Hoyer: Stimulus Slow to Create Jobs, But Time is Not Ripe for New Package

The House's No. 2 Democrat said Sunday that he is not satisfied with the results of the stimulus so far, but it's too soon to consider a second package since not all of the $787 billion has been released yet.

House Majority Leader Steny Hoyer, D-Md., said the Obama administration inherited an economy that saw 2 million jobs lost in the three months before President Obama took office. 

He said only 130 days have passed since the stimulus was enacted and it needs more time to work.

"I don't think anybody can honestly say that we're satisfied with the results so far of the stimulus. But we believe the stimulus was absolutely essential," Hoyer said on "FOX News Sunday." 

"We have to get the money that is already in the stimulus bill out, and we're looking at that. ... We certainly want to see how this develops over the next few months."

Obama said last week that the recovery act was designed to make sure that local districts didn't lay off teachers, firefighters, police officers and others, and the stimulus has succeeded in that.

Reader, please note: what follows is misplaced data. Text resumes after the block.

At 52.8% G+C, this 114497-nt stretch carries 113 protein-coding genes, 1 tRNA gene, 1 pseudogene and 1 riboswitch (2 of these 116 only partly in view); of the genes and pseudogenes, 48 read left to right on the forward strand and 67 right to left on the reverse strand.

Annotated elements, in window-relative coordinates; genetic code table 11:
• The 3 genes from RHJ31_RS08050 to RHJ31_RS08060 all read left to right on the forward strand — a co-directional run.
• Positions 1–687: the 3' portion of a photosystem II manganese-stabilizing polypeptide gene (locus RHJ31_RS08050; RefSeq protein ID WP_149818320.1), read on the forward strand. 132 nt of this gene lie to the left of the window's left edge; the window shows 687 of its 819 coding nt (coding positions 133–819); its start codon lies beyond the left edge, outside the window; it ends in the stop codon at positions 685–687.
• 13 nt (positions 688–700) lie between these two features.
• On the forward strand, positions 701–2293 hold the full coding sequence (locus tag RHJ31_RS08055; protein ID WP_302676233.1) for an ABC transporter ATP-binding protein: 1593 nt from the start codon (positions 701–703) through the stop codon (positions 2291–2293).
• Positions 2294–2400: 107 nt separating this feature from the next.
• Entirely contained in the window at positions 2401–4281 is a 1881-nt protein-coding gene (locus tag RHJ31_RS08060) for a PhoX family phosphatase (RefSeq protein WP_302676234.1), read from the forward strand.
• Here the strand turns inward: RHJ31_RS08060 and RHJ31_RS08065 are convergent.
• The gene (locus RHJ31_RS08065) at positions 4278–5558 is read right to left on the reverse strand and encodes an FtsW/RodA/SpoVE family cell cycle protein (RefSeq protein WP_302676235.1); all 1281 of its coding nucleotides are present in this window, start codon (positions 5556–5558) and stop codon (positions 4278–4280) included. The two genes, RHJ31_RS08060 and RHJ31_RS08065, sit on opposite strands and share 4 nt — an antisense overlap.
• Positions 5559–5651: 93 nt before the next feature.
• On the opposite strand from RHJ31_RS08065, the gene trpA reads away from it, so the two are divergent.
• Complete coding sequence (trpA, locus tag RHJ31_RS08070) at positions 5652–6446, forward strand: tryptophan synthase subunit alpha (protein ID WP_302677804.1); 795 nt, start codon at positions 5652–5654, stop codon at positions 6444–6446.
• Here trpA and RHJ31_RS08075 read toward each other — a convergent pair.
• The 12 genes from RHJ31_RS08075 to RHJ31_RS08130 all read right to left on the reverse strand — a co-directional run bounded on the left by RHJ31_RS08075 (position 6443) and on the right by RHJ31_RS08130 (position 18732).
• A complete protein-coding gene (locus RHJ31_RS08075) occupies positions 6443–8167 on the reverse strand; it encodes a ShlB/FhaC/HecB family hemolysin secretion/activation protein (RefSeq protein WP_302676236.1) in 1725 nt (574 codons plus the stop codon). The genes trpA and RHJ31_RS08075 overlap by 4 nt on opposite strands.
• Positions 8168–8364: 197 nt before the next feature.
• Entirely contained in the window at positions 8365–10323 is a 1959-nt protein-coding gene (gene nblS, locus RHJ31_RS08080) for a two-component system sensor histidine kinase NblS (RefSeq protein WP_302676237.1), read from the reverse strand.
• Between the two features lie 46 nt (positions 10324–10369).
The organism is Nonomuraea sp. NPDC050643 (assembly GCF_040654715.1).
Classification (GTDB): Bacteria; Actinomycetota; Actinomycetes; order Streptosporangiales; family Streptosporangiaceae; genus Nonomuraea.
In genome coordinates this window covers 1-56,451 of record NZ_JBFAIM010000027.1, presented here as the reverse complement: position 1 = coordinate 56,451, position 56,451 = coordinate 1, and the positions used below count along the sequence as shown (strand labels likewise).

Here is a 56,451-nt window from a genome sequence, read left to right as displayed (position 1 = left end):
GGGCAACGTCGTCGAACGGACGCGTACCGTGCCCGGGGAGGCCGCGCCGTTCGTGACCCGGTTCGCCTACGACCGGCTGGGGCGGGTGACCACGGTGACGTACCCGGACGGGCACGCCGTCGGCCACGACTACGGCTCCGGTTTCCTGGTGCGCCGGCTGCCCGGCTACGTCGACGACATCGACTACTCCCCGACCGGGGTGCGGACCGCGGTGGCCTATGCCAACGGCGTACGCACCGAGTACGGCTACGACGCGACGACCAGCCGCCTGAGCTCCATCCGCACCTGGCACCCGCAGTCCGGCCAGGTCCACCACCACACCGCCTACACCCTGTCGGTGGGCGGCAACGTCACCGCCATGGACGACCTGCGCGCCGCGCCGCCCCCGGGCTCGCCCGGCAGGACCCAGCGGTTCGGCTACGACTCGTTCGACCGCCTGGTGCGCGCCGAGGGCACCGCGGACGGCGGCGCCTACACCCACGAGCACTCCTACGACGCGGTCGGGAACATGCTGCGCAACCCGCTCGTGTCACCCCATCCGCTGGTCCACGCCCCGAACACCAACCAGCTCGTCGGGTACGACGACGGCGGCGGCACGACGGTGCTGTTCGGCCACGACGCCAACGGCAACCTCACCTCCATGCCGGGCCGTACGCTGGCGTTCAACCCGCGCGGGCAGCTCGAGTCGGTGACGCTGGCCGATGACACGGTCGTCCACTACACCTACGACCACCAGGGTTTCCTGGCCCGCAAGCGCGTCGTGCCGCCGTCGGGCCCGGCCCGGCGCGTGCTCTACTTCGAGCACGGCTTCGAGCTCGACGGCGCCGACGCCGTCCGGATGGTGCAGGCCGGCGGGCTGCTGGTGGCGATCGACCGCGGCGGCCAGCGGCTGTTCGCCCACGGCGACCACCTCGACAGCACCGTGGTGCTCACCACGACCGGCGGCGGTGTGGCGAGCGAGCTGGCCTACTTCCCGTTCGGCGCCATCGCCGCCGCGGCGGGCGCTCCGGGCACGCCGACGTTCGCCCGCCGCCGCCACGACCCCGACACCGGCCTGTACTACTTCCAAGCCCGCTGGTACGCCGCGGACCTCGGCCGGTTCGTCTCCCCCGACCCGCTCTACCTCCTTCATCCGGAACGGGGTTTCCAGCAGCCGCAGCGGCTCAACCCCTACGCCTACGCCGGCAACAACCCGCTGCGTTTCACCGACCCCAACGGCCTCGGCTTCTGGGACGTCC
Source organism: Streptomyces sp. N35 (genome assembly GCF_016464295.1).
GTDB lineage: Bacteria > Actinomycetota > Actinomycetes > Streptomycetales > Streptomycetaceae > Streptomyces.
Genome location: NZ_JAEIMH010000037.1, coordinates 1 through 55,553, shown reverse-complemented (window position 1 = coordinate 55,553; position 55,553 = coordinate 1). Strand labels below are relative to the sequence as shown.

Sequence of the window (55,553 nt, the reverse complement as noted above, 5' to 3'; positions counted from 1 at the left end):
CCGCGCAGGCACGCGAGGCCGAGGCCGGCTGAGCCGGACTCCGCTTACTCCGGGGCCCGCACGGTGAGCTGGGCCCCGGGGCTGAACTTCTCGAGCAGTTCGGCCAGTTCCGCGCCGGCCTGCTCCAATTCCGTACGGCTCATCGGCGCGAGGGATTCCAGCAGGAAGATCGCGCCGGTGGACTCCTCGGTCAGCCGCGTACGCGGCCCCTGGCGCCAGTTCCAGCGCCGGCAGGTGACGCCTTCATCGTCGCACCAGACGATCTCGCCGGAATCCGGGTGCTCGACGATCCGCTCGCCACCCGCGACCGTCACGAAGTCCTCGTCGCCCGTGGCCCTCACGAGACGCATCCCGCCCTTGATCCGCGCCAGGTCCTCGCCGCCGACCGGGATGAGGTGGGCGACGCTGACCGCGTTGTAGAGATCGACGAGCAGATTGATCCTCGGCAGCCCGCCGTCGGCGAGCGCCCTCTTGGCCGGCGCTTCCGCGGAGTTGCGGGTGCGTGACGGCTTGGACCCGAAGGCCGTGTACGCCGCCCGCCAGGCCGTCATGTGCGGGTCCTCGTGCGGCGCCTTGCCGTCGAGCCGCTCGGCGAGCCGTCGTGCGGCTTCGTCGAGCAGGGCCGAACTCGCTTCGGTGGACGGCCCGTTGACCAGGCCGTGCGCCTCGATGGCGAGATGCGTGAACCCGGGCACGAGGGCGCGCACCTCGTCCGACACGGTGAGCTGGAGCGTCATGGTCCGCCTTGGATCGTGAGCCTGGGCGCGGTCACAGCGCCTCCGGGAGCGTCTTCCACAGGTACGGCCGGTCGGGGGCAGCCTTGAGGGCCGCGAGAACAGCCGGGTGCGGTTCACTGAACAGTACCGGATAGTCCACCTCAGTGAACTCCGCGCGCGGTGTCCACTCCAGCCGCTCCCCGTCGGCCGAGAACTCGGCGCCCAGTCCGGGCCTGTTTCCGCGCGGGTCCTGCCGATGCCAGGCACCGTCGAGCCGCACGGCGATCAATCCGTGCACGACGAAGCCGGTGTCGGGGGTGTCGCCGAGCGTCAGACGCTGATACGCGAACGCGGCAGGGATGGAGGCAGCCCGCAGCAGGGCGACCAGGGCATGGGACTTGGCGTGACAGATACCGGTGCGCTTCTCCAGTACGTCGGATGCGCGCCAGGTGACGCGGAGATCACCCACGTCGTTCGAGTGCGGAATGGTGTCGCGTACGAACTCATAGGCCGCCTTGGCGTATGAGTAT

But House Minority Leader John Boehner said the president had pledged to stop unemployment before it rose above 8 percent. Last week, the Bureau of Labor Statistics said the jobless rate is now 9.5 percent, with more than 14 million people out of work. 

"The real question is where are the jobs. You can't spend $800 billion of taxpayer money and not create jobs when you say that's what the goal was. We haven't seen the jobs yet," said Boehner, R-Ohio, who appeared with Hoyer.

Boehner said his home state hasn't seen one contract yet as a result of infrastructure spending. He added that Republicans had proposed a plan that would have cost half the money and created 4 million jobs, not 2 million that the administration hopes will result.

"This was supposed to be about jobs, jobs, and jobs. And the fact is it turned into nothing more than spending, spending and more spending on a lot of big government bureaucracy," Boehner said.

Hoyer said the GOP plan was the same as the one in 2001, which he claimed created less than 2 million jobs. Boehner said it created 5 million. 

The two also bickered about the best way to create jobs. Hoyer said investment in health care and education is key, while Boehner advised trust in small businesses and the American people to reinvest their own money.